A well regulated militia, being necessary to the security of a free state, the right of the people to keep and bear arms, shall not be infringed.
OK, so let’s read it and discuss the key words and phrases here.
well regulated – Properly disciplined, well trained, in good order.
Lots of anti-gun people like to insist that this means that the Government is allowed to regulate this right, and the regulation (laws) is part of this requirement. I have no clue where they get this perception as the Bill of Rights and the Constitution pretty much are used to reserve rights for the citizens of the US.
The Random House College Dictionary (1980) gives four definitions for the word “regulate,” which were all in use during the Colonial period and one more definition dating from 1690 (Oxford English Dictionary, 2nd Edition, 1989). They are:
1) To control or direct by a rule, principle, method, etc.
2) To adjust to some standard or requirement as for amount, degree, etc.
3) To adjust so as to ensure accuracy of operation.
4) To put in good order.
b. Of troops: Properly disciplined. Obs. rare-1.
1690 Lond. Gaz. No. 2568/3 We hear likewise that the French are in a great Allarm in Dauphine and Bresse, not having at present 1500 Men of regulated Troops on that side.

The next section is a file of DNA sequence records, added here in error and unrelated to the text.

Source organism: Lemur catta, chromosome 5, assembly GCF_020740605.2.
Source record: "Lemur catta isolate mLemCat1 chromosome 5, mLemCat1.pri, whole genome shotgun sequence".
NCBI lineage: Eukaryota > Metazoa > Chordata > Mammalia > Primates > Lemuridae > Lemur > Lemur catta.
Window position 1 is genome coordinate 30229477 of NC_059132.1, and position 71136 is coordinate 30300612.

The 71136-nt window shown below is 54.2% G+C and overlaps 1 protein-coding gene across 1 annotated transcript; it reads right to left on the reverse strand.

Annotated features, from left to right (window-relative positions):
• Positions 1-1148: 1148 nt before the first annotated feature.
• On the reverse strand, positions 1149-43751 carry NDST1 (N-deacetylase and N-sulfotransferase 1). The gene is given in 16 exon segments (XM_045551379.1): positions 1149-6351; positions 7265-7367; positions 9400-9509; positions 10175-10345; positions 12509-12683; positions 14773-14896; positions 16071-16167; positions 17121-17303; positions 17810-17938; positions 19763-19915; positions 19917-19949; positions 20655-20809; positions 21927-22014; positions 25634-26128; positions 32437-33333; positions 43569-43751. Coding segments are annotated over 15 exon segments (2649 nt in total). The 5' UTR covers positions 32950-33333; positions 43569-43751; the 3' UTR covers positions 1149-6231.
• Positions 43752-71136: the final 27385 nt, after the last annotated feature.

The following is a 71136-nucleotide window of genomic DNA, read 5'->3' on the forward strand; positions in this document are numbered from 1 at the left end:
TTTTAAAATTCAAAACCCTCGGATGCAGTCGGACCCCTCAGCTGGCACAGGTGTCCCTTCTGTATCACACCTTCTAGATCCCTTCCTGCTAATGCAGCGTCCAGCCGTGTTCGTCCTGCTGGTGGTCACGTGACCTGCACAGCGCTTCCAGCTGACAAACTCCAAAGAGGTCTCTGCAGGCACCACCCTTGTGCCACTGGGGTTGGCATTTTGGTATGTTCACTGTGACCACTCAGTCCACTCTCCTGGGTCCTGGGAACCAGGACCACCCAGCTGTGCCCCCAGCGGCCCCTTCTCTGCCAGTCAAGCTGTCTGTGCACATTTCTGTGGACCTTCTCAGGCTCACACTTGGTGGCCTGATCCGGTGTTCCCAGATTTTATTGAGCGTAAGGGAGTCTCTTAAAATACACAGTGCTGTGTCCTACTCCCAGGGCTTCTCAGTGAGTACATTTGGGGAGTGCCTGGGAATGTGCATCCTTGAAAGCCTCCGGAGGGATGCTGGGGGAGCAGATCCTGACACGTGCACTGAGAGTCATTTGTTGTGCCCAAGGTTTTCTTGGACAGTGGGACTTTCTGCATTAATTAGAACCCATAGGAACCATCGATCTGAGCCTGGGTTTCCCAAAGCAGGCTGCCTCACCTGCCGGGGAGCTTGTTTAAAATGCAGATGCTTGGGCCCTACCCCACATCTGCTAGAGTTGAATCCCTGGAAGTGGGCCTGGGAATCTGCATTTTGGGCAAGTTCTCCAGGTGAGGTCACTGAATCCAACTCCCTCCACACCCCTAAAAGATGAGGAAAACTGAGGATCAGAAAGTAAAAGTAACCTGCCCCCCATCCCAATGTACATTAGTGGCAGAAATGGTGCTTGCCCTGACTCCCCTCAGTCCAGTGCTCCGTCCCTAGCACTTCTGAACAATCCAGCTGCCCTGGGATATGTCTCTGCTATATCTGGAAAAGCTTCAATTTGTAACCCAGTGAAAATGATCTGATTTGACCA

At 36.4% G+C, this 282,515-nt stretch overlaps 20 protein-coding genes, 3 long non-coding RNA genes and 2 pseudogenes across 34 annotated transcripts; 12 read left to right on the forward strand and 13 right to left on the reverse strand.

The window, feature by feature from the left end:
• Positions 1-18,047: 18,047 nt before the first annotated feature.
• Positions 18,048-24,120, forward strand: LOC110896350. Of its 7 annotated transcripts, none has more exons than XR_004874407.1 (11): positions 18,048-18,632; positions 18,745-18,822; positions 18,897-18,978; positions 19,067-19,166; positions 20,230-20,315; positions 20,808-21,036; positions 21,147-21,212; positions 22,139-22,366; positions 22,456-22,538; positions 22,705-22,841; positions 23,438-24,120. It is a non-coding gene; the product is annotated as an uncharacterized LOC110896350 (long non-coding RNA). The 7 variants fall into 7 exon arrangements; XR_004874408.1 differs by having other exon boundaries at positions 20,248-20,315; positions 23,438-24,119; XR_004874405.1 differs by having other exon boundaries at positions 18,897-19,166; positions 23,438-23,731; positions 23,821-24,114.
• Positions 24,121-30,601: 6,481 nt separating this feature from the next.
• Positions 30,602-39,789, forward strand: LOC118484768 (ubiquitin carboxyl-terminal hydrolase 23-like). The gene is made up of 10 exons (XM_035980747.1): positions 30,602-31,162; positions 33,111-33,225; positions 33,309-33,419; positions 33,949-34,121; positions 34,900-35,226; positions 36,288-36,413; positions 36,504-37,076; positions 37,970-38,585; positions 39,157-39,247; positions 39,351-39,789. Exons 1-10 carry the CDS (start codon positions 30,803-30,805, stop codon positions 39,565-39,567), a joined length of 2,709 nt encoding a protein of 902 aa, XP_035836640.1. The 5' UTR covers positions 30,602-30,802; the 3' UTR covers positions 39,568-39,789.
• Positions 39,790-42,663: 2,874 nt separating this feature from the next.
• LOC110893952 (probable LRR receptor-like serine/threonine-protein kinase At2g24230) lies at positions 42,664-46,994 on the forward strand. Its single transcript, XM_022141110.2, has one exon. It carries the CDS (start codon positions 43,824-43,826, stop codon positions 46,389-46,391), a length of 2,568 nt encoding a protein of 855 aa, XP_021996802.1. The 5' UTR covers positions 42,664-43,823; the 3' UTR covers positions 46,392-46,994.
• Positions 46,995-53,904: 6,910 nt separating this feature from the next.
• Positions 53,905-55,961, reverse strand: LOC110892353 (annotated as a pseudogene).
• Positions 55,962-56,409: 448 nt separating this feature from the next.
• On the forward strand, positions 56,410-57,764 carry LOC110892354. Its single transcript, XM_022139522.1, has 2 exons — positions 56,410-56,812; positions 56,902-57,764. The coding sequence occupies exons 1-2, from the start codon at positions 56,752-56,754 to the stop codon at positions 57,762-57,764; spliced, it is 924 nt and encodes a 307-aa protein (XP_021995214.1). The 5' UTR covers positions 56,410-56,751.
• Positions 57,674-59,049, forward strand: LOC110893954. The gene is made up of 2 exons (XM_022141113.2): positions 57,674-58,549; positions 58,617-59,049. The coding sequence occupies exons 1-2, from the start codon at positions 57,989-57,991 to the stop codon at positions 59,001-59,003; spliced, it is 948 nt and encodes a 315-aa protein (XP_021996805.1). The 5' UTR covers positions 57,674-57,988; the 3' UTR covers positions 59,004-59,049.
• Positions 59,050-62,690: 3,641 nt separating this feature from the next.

militia – a body of citizens (no longer exclusively male) eligible for service where full time duty is required only in emergencies. The term also refers to the eligible pool of citizens callable into military service.
The anti-gun groups out there like to say that this is like the National Guard. However, most people don’t seem to understand that the National Guard can be, and often is, Federalized, and even when not federalized, it is under control of the State Government. When federalized, the National Guard become part of the regular army and can be deployed at the discretion of the US Government.
Even the US Code clearly states that the Militia includes a “organized” militia and the “unorganized” militia.
US Code – Militia: composition and classes